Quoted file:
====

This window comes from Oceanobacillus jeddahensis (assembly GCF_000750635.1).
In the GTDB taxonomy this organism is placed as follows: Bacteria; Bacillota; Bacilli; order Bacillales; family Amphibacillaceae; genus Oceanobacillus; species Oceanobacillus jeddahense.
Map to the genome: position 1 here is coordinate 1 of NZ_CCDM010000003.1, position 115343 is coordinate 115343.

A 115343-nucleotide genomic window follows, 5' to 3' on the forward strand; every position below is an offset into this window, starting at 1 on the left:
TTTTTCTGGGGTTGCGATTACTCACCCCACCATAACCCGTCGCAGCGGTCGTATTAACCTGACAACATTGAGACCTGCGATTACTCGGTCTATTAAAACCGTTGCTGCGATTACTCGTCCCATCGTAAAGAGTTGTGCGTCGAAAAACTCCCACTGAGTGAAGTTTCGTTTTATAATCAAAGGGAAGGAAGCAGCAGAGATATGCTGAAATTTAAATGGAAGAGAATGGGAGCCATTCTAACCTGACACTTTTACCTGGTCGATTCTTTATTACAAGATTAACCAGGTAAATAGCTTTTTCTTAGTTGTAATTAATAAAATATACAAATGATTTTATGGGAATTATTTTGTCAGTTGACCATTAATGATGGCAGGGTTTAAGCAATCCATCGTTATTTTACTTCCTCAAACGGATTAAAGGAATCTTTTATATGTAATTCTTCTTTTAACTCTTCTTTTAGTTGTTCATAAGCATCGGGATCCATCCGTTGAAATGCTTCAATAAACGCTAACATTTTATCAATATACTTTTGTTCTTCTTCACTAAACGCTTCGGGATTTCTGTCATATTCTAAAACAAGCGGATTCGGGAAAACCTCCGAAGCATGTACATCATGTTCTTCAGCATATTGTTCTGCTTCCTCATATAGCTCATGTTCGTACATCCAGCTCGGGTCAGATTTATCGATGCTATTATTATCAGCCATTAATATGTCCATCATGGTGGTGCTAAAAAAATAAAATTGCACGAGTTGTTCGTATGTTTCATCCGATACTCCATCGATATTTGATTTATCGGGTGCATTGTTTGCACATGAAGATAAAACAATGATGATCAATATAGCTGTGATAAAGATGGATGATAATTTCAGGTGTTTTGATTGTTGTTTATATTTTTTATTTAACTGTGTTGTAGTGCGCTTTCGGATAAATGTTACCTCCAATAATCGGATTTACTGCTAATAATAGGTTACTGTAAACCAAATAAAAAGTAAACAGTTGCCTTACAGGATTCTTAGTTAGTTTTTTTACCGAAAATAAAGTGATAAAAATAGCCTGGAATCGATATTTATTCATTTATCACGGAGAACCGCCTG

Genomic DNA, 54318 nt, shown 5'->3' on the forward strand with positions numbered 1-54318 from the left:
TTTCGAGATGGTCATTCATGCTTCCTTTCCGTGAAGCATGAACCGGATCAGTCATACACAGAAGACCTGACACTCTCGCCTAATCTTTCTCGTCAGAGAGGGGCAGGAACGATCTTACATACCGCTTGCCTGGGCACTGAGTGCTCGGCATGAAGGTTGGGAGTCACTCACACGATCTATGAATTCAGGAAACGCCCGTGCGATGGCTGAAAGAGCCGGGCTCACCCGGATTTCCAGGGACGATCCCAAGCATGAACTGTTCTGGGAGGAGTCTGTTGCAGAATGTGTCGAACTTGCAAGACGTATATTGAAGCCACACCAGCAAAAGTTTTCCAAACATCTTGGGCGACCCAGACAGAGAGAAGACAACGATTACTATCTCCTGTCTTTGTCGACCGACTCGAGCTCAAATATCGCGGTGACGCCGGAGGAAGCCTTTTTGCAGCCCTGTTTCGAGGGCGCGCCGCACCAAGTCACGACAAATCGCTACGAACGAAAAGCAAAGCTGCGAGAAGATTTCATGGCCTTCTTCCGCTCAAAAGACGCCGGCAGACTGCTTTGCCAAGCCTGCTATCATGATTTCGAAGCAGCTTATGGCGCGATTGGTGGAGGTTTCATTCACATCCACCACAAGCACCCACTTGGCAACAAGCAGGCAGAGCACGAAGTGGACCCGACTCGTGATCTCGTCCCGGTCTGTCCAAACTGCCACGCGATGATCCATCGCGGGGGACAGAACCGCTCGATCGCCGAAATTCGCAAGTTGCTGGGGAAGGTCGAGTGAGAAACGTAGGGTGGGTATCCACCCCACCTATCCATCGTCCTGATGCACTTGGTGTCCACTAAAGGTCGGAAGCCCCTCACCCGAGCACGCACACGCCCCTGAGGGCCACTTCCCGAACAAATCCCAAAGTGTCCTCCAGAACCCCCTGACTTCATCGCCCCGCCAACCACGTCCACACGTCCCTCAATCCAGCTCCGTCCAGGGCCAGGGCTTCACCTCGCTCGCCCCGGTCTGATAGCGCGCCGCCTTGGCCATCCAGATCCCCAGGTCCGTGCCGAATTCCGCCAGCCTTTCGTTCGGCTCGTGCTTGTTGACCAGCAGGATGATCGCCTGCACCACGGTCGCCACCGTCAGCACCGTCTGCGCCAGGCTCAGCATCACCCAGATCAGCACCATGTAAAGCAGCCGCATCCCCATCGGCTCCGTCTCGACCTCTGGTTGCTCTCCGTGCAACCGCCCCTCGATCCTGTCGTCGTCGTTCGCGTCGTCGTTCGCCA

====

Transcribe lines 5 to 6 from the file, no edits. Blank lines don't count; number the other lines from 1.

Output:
TTTTTCTGGGGTTGCGATTACTCACCCCACCATAACCCGTCGCAGCGGTCGTATTAACCTGACAACATTGAGACCTGCGATTACTCGGTCTATTAAAACCGTTGCTGCGATTACTCGTCCCATCGTAAAGAGTTGTGCGTCGAAAAACTCCCACTGAGTGAAGTTTCGTTTTATAATCAAAGGGAAGGAAGCAGCAGAGATATGCTGAAATTTAAATGGAAGAGAATGGGAGCCATTCTAACCTGACACTTTTACCTGGTCGATTCTTTATTACAAGATTAACCAGGTAAATAGCTTTTTCTTAGTTGTAATTAATAAAATATACAAATGATTTTATGGGAATTATTTTGTCAGTTGACCATTAATGATGGCAGGGTTTAAGCAATCCATCGTTATTTTACTTCCTCAAACGGATTAAAGGAATCTTTTATATGTAATTCTTCTTTTAACTCTTCTTTTAGTTGTTCATAAGCATCGGGATCCATCCGTTGAAATGCTTCAATAAACGCTAACATTTTATCAATATACTTTTGTTCTTCTTCACTAAACGCTTCGGGATTTCTGTCATATTCTAAAACAAGCGGATTCGGGAAAACCTCCGAAGCATGTACATCATGTTCTTCAGCATATTGTTCTGCTTCCTCATATAGCTCATGTTCGTACATCCAGCTCGGGTCAGATTTATCGATGCTATTATTATCAGCCATTAATATGTCCATCATGGTGGTGCTAAAAAAATAAAATTGCACGAGTTGTTCGTATGTTTCATCCGATACTCCATCGATATTTGATTTATCGGGTGCATTGTTTGCACATGAAGATAAAACAATGATGATCAATATAGCTGTGATAAAGATGGATGATAATTTCAGGTGTTTTGATTGTTGTTTATATTTTTTATTTAACTGTGTTGTAGTGCGCTTTCGGATAAATGTTACCTCCAATAATCGGATTTACTGCTAATAATAGGTTACTGTAAACCAAATAAAAAGTAAACAGTTGCCTTACAGGATTCTTAGTTAGTTTTTTTACCGAAAATAAAGTGATAAAAATAGCCTGGAATCGATATTTATTCATTTATCACGGAGAACCGCCTG

Genomic DNA, 54318 nt, shown 5'->3' on the forward strand with positions numbered 1-54318 from the left: